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Tuesday 11 October 2005
Biosecurity New Zealand today confirmed that a Painted apple moth trapped in
Otahuhu on 26 August 2005 was most probably a hitchhiker that had arrived from
Australia after it had pupated, rather than from an established New Zealand
Biosecurity New Zealand's eradication programmes manager, Ian Gear, said the
same forensic tests used to identify the origins of a Painted apple moth caught
at Otahuhu in May 2005 were used again to assist with the identification of this
The forensic stable isotope testing was done by the Dunedin company Iso-trace
New Zealand Limited.
"Testing of this latest moth has been delayed by a prolonged series of events
associated with bringing a vital item of test equipment from Italy to Dunedin,"
Ian Gear said.
"But since this moth was trapped, we have conducted extensive ground searches
in the Otahuhu area to see if there was a population of Painted apple moths
there that may have been associated with this catch. These searches have not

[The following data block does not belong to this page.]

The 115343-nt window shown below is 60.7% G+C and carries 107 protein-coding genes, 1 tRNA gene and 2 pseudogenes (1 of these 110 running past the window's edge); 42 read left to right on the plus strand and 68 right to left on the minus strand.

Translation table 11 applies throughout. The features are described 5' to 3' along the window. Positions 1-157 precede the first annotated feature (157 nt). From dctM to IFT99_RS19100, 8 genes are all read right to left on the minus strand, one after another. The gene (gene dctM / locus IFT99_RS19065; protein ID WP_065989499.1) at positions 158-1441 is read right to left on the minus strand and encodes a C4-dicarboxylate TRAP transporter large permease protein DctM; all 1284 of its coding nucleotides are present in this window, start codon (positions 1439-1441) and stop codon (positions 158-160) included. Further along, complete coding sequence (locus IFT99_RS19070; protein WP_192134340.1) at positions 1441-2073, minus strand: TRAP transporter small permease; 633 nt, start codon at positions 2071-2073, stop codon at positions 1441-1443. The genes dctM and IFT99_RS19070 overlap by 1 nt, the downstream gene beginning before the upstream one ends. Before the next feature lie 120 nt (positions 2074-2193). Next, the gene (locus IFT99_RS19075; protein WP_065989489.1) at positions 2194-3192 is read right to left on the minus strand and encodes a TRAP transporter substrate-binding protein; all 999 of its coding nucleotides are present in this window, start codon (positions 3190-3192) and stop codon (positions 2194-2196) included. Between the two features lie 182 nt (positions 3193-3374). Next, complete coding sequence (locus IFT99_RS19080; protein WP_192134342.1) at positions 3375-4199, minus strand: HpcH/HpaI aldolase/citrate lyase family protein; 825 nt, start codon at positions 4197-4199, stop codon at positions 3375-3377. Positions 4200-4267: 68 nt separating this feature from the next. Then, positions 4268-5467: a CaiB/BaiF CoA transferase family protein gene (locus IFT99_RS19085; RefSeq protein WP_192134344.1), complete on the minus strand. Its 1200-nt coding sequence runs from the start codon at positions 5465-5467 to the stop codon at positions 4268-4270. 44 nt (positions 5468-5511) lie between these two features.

found any evidence of a population, nor have our traps caught any more moths.
"Every month that passes gives us increasing confidence that our eradication
efforts in west Auckland have been successful, although we cannot give an
official all-clear until January 2006.
"We are greatly encouraged by the forensic analysis testing available through
Iso-trace and are working with that company to refine their procedures even
further to provide information about likely countries of origin for invasive
"Biosecurity New Zealand uses two identification techniques: one involving
DNA analysis and the other stable isotopes. The results of both tests give us a
high level of assurance that the two painted apple moths we have tested have
come from a country other than New Zealand," Ian Gear said.
For further information, please contact: Brett Sangster, Corporate
Communications Director, Ph: 0-4- 498 9882 or 0-27-247 8777